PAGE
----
The groundwater chemistry of the semi-arid volcanic island of Porto Santo, part of the Madeira archipelago, Atlantic Ocean, was investigated. Generally, the groundwater was brackish, containing 2–10 mol % seawater. Groundwater with up to 20 mM alkalinity and a Na enrichment of up to 30 mM, as compared to the Na concentration predicted by the seawater Na/Cl ratio, was found in the main aquifer. Also notable are the high concentrations of F (up to 0.3 mM), B (up to 0.55 mM), As (up to 0.35 μM), all in excess of WHO recommendations, as well as up to 6 μM V. Geochemical modeling, using the PHREEQC code, was used to explore different scenarios that could explain the genesis of the observed bulk groundwater chemistry. First, a model for aquifer freshening with the displacement of resident seawater from the aquifer by infiltrating freshwater, was tested. This scenario leads to the development of NaHCO3 waters as observed in many coastal aquifers. However, the measured alkalinity concentration in the groundwater was far higher than the concentration predicted by the freshening model. In addition, the behavior of modelled pH and PCO2 were at variance with their distributions in the field data. The second model explored the possible effect of volcanic glass leaching on the groundwater chemistry. Using insight derived from studies of volcanic glass surface alteration as well as experimental work on water-volcanic glass interactions, a geochemical model was developed in which the exchange of H+ for Na+ on the volcanic glass surface is the main mechanism but the exchange of other cations on the volcanic glass surface is also included. The uptake of H+ by the glass surface causes the dissociation of carbonic acid, generating bicarbonate. This model is consistent with the local geology and the field data. It requires, however, volcanic glass leaching to occur in the unsaturated zone where there is an unlimited supply of CO2. The exchange reaction of H+ for Na+ is confined to the surface layer of volcanic glass as otherwise the process becomes limited by slow solid state diffusion of H+ into the glass and Na+ out of the glass. Therefore, volcanic ash deposits, with their high volcanic glass surface areas and matrix flow, are the aquifers where this type of high NaHCO3 waters can be expected, rather than in basalts, which predominantly feature fracture flow. The trace components F, B, As and V are believed to originate from hyaloclastites, consisting of predominantly (90%) of trachy-rhyolite volcanic glass. Although stratigraphically older than the main calcarenite aquifer, topographically they are often located at higher altitudes, above the phreatic level and located along the main recharge flow path. In addition, the semi-arid climate conditions provide a long groundwater residence time for the reactions as well as limited aquifer flushing.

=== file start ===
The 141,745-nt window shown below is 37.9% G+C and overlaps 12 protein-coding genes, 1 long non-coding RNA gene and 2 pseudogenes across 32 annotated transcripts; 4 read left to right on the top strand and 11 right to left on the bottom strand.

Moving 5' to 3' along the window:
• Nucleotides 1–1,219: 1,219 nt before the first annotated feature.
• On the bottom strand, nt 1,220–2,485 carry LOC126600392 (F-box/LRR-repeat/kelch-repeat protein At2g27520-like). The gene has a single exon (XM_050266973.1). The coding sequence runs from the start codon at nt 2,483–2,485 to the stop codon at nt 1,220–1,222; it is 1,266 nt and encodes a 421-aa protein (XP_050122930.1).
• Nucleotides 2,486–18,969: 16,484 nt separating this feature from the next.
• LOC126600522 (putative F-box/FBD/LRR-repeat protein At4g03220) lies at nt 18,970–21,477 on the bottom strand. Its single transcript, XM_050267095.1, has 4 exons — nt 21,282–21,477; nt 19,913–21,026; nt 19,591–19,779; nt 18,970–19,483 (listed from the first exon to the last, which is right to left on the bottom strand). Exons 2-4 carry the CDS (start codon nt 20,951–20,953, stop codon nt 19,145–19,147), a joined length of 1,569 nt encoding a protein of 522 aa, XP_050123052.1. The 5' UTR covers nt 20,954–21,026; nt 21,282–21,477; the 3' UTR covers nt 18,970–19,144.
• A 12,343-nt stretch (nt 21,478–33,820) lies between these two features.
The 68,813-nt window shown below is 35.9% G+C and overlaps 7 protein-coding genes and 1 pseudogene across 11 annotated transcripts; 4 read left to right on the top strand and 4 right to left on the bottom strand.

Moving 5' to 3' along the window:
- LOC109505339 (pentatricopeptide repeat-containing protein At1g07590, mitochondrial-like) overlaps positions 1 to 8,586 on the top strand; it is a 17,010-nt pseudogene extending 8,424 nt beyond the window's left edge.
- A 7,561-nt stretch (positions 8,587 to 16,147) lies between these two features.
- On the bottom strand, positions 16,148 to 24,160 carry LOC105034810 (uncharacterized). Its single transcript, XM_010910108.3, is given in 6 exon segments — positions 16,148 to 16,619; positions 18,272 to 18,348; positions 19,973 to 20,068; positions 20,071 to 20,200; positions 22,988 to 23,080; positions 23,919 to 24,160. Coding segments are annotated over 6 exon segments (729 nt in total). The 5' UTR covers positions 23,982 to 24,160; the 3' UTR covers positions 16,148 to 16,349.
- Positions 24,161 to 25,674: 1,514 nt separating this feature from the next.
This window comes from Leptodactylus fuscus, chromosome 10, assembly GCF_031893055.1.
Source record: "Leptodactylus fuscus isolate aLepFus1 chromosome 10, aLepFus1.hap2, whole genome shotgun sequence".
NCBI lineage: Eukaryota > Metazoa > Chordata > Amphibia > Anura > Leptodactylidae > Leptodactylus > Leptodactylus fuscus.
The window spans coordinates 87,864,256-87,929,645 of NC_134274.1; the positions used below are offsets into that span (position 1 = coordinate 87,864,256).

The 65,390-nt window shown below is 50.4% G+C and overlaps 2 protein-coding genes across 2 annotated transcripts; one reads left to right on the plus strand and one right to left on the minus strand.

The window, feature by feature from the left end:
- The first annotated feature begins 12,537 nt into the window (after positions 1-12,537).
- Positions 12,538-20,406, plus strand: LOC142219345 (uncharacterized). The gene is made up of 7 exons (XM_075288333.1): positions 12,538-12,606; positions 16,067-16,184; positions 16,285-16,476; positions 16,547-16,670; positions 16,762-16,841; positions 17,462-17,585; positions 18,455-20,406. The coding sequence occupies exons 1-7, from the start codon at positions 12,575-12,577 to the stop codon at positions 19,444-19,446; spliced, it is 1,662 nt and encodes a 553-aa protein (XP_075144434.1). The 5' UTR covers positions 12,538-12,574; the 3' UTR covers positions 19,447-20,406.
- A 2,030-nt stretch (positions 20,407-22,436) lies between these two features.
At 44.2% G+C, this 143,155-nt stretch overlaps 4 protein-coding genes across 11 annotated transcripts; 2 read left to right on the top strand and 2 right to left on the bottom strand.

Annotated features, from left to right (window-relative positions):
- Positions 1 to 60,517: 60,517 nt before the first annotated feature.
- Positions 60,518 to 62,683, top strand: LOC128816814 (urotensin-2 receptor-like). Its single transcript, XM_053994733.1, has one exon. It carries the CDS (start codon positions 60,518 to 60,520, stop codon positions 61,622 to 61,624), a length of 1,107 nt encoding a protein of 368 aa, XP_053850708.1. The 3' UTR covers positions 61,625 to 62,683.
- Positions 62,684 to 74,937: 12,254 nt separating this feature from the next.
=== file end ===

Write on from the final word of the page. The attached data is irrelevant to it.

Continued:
- Programområde 2: Vandressourcer